Jehovah's Witnesses define themselves as a Christian, millenarian, antitrinitarian and anti-ecumenical confession. They carry out a literal interpretation of the Bible and were founded by Charles Taze Russell in 1881 in the United States. Its central legal seat is in Brooklyn (New York), in an enclosure called the Watch Tower.
According to their own data, they are present in more than 150 countries and have about 8 million members worldwide. In Spain they are distributed in about 1,400 congregations. 'Shepherd God's flock' is the title of the book - edited by the organization itself and only accessible to the Elders of the congregation - which serves as jurisprudence for Jehovah's Witnesses. It explains the procedure for forming judicial committees, appeals and convictions that consist of the judgement of the guilty.
This parallel justice has consequences. "People suffer because they can not express their problems. It is a vicious circle: those who hurt you take care of your justice and offer you support. It is traumatic. Brutal, "explains Flórez. His own sister, Naomi, suffered one of these trials. When the Judicial meetings had been going on for several months, Naomi committed suicide.
It happened on August 21, 2015. Five years earlier, he had decided to leave the Jehovah's Witnesses. In doing so, the congregation shunned her. Together with the divorce, Noemi was left alone, with 3 small children and a pension of 400 euros per month. The situation, seasoned by the pressure of her parents, made her return to congregation last year. As she had been divorced - something considered a sin - she was summoned before a Judicial Committee. Noemí entered into depression and the support that received was offered as a spiritual type. "The Committee assigned her the help of a Witness who was neither a psychiatrist nor had a basic education. My sister stopped eating. They made a mental cocoa. She felt guilty, she depended on the Committee, she had no one to go to ... She could not get up from that, "says Israel in a choked voice. "I do not say that Naomi would commit suicide for that, but what I have clear is that it was fatal."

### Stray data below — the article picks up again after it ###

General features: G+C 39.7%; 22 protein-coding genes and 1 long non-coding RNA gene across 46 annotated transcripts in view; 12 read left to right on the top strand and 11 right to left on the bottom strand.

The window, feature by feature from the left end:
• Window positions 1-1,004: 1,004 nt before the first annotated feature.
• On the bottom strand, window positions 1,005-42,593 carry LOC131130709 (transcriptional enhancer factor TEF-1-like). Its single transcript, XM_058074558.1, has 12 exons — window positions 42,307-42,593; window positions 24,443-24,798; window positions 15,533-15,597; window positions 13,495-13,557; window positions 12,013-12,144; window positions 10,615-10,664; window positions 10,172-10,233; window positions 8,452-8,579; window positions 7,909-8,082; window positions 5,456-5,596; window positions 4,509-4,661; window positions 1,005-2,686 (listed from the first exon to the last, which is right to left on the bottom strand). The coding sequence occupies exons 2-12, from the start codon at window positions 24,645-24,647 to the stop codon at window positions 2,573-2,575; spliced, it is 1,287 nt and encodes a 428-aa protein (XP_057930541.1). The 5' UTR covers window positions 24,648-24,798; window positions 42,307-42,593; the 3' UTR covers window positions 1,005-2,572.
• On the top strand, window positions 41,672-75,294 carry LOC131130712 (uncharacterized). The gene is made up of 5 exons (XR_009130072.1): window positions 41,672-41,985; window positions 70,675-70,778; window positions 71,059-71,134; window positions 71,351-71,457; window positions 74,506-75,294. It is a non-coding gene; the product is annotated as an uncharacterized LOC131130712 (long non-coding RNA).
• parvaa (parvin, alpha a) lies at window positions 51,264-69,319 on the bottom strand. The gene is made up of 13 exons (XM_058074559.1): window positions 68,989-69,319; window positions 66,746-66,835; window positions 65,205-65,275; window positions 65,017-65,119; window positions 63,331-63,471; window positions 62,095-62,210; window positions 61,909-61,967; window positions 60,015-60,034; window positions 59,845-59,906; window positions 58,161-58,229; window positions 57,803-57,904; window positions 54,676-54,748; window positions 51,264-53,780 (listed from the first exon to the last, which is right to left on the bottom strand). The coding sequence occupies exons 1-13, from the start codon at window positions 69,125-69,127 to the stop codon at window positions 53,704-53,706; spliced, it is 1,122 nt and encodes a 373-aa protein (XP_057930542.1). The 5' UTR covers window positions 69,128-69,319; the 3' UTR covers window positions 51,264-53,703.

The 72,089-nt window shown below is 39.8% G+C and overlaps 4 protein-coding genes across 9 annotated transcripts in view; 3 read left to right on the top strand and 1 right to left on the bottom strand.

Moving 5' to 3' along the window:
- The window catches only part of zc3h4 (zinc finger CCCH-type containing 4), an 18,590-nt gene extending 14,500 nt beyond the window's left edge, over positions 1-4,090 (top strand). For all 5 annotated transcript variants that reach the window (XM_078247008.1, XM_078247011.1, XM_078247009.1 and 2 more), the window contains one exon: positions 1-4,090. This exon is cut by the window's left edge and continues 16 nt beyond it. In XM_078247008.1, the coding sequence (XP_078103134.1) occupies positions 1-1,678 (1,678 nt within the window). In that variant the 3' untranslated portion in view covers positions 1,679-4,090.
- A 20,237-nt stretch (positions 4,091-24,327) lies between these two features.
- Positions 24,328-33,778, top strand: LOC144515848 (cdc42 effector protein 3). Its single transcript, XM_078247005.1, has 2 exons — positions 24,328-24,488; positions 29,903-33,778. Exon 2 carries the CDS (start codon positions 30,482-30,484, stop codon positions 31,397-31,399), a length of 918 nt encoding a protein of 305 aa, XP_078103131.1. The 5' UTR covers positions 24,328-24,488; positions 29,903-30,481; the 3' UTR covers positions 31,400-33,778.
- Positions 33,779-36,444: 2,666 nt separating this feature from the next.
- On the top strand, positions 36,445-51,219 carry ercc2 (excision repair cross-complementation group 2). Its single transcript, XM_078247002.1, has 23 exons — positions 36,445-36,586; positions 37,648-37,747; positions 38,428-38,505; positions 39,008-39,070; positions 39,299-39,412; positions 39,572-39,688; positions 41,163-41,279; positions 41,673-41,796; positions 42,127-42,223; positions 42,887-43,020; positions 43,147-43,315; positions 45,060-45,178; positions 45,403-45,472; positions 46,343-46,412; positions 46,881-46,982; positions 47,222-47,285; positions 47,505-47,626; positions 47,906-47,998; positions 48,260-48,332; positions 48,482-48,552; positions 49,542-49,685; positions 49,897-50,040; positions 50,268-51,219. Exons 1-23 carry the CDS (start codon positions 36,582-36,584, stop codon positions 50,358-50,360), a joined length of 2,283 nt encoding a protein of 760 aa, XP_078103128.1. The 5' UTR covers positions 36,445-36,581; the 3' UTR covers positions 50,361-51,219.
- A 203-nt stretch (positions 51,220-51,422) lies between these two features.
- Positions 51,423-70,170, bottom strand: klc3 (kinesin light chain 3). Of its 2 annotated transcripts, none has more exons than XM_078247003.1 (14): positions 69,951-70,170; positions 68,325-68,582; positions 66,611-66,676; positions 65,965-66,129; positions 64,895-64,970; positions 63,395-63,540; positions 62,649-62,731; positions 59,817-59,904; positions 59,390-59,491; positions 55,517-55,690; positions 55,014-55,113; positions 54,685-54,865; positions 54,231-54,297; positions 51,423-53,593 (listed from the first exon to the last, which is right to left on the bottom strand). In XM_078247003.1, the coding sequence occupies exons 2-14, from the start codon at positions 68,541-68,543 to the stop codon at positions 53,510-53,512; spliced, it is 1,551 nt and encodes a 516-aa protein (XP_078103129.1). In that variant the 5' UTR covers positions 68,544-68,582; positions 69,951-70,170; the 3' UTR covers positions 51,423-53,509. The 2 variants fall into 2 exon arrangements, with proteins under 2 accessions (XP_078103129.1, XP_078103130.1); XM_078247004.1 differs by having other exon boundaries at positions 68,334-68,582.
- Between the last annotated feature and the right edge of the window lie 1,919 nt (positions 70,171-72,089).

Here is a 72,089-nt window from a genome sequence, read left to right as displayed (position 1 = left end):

The organization's own jurisprudence, the book 'Shepard the Flock', directs what should be done when there is a risk of suicide. It states on page 89: "On occasions when the accused threatens to commit suicide, it is best to suspend the hearing and focus on helping the person to regain his or her balance. They must assure him that the desire of the committee is to help her, and then to deal with the subject of depression and suicide using the Scriptures. "